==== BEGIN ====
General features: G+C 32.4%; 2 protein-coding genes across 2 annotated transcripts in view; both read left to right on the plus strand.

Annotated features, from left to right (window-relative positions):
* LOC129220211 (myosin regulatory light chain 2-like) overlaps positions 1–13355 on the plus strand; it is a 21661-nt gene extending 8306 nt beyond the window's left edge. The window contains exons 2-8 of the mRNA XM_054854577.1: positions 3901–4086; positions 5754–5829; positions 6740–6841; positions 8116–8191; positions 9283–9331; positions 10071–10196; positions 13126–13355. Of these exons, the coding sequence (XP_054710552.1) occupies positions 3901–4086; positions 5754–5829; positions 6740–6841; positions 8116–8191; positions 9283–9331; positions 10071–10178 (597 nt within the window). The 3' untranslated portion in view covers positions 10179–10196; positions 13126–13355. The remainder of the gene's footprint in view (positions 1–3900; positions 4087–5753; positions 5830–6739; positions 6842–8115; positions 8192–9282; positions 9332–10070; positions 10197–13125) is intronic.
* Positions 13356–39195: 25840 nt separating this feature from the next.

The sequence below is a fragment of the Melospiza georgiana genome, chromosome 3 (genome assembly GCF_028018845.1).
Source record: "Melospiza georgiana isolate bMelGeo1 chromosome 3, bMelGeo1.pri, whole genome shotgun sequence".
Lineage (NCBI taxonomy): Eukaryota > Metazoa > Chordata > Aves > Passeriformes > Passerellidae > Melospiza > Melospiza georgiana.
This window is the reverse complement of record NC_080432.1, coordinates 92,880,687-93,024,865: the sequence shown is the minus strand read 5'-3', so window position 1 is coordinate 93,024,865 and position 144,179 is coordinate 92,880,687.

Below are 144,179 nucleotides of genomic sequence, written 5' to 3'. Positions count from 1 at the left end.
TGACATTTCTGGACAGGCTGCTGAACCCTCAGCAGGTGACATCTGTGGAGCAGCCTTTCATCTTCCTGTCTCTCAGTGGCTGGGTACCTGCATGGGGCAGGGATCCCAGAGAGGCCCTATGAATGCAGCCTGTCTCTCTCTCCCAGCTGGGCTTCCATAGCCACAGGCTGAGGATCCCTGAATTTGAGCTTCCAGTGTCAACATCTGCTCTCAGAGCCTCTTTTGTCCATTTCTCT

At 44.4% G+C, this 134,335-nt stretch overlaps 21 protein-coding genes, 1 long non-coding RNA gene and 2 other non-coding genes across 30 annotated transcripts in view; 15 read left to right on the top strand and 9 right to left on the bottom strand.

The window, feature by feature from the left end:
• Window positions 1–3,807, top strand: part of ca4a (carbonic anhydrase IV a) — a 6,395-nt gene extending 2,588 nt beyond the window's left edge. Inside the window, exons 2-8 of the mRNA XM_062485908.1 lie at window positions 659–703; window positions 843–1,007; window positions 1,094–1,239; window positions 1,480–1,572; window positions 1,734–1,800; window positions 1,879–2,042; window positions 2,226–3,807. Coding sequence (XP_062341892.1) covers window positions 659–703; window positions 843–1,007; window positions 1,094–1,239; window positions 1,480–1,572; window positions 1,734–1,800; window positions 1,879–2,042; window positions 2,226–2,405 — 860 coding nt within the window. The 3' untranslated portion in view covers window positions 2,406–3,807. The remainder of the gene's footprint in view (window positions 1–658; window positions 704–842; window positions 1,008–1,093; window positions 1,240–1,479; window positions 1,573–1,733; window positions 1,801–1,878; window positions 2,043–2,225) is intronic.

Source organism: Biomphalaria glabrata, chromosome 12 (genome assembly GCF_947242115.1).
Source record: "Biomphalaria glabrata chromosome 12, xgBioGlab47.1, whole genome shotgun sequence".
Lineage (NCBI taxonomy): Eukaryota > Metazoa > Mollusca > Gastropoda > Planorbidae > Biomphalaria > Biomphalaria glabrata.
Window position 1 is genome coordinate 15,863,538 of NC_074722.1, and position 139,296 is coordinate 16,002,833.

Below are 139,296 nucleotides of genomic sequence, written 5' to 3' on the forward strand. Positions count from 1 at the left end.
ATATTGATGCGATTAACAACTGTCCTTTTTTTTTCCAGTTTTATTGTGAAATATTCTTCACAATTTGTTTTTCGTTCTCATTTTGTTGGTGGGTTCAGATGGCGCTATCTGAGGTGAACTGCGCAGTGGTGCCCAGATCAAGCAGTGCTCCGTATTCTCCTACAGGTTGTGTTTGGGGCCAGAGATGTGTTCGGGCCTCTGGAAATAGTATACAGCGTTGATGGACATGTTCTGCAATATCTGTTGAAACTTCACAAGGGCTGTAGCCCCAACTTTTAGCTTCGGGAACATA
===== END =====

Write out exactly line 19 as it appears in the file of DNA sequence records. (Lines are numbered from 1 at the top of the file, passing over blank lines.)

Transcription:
ATATTGATGCGATTAACAACTGTCCTTTTTTTTTCCAGTTTTATTGTGAAATATTCTTCACAATTTGTTTTTCGTTCTCATTTTGTTGGTGGGTTCAGATGGCGCTATCTGAGGTGAACTGCGCAGTGGTGCCCAGATCAAGCAGTGCTCCGTATTCTCCTACAGGTTGTGTTTGGGGCCAGAGATGTGTTCGGGCCTCTGGAAATAGTATACAGCGTTGATGGACATGTTCTGCAATATCTGTTGAAACTTCACAAGGGCTGTAGCCCCAACTTTTAGCTTCGGGAACATA